Today is the grand opening of the New Orleans Healing Center on the corner of St. Claude and St. Roch in NOLA. While Hurricane Irene batters the east coast, the center is the culmination of the restoration of certain goods and services that were missing after another hurricane: Katrina.
For many it has been a labor of love getting it off the ground. There have been countless meetings, gatherings, planning and fundraising over the years to make it a reality. There has been outreach to communities surrounding the center to discover what services are needed in areas where much of the infrastructure was destroyed after Katrina. But it tries to do things a bit differently by aiming to achieve sustainability and healing to both immediate and long term needs.
One immediate need fulfilled is The New Orleans Food Co-op. In the surrounding neighborhoods, as well as several large sections of town, there are no grocery stores nearby in an area where many don’t own a car. A fitness center, dance studio, yoga studio, credit union and interfaith center also deliver needed services in an area that lacks this critical infrastructure.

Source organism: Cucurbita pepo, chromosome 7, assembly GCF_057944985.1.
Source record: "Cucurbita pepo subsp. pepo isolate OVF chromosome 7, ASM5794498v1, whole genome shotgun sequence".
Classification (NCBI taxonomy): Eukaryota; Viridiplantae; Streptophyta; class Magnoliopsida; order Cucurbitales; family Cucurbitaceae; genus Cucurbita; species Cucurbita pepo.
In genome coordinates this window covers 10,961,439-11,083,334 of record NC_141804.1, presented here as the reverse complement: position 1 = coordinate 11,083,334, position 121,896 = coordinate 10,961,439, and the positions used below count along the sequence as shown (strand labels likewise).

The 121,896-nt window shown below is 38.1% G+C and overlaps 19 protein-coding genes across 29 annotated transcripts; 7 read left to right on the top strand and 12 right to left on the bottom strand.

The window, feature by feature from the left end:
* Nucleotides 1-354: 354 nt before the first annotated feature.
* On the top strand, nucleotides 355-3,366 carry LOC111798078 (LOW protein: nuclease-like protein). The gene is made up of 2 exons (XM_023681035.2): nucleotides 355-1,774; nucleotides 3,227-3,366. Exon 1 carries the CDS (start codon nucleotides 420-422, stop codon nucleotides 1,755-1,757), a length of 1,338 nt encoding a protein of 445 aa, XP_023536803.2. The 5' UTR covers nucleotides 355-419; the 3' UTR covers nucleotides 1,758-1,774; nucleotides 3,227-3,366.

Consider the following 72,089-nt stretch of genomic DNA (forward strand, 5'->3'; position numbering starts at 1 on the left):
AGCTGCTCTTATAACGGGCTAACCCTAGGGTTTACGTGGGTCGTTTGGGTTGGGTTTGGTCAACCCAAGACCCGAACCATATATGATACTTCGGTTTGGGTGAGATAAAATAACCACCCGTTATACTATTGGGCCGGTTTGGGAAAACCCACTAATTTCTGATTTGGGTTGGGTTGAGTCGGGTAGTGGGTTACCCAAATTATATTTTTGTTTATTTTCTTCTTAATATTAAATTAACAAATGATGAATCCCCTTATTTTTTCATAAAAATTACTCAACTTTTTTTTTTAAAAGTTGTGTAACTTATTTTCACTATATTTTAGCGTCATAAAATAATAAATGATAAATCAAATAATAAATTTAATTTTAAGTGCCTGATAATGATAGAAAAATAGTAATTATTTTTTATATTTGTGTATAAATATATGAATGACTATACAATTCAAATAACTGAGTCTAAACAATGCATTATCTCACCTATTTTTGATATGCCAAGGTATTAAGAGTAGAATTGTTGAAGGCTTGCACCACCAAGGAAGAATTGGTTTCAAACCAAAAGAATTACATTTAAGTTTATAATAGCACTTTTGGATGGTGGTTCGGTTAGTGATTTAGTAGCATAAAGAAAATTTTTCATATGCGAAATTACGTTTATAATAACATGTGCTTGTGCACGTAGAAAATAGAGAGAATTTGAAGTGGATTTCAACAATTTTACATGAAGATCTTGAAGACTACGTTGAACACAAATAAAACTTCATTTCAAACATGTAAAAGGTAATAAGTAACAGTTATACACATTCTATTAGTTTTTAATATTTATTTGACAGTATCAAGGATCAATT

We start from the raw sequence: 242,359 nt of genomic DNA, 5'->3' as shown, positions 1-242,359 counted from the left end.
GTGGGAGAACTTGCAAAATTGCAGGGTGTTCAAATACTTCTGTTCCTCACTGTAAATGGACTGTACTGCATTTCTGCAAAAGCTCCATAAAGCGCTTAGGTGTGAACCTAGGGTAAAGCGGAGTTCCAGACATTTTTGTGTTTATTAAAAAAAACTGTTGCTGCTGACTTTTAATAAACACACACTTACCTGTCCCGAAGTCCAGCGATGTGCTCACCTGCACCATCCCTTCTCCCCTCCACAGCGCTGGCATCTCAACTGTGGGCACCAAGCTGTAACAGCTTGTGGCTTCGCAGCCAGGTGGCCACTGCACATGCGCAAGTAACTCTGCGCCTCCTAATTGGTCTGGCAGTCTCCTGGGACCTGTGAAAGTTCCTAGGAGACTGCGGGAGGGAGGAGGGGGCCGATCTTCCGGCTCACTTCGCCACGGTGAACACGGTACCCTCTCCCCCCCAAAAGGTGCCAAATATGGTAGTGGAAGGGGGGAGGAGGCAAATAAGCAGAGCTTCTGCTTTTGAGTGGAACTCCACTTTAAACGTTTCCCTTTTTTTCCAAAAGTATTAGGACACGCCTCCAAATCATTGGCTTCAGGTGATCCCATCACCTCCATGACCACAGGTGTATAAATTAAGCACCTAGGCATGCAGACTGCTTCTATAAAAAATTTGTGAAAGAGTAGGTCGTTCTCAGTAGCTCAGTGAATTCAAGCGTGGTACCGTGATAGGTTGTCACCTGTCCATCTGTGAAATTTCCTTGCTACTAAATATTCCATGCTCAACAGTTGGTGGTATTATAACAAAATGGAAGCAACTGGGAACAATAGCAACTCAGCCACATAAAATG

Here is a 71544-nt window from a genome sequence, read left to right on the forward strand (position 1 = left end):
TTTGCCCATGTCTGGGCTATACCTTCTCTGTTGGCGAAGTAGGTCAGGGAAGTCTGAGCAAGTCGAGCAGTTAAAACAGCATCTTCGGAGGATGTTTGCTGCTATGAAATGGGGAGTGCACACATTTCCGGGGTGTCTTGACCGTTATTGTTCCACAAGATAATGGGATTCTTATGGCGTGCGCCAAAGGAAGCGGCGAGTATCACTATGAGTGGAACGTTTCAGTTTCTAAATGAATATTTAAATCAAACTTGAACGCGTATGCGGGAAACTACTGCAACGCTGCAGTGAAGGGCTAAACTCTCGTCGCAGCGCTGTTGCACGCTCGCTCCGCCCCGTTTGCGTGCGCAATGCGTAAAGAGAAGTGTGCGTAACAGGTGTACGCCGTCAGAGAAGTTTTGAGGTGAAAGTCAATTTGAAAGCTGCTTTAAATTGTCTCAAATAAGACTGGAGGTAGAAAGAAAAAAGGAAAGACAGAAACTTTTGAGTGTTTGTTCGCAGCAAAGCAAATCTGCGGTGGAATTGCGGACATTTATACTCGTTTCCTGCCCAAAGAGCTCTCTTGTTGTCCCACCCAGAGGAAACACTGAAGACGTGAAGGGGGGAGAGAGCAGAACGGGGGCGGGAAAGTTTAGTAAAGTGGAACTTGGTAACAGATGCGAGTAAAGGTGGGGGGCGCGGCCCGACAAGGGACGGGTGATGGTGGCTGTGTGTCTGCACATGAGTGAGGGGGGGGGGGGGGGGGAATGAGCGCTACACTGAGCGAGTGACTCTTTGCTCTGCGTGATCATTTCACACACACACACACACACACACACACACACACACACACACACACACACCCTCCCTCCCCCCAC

For longer term needs and greater healing of the physical, emotional, spiritual and economic there are the healing arts, street university and green business incubators. The healing arts provides many healing services on a sliding scale. Others aim to help people help themselves with education and starting the sustainable businesses of the future.
There’s also dining and entertainment bringing healthy food and music to the area with a performance space. These last two synergistic businesses work with many of the others to bring people to the center to offer one place to accomplish many needs as once. Their cooperative nature would allow one to work out and shop, attend a class then eat.
For me, I’ve helped out in meetings, fundraisers and other events to help where I can. My main support has been to Saumya, who has written about it in her Huffington Post article. Giving occasional business and infrastructure support is sometimes as much as I can do holding a fulltime job and running the hobby farm.
I wish I could be a part of the grand opening occurring as I write this. I encourage all to stop by and see this fabulous achievement today at the grand opening, or on your next stop to NOLA. It is indeed a labor of love, blood sweat and tears as well as an unending dedication to the community of so many in New Orleans, a city I call my second home.
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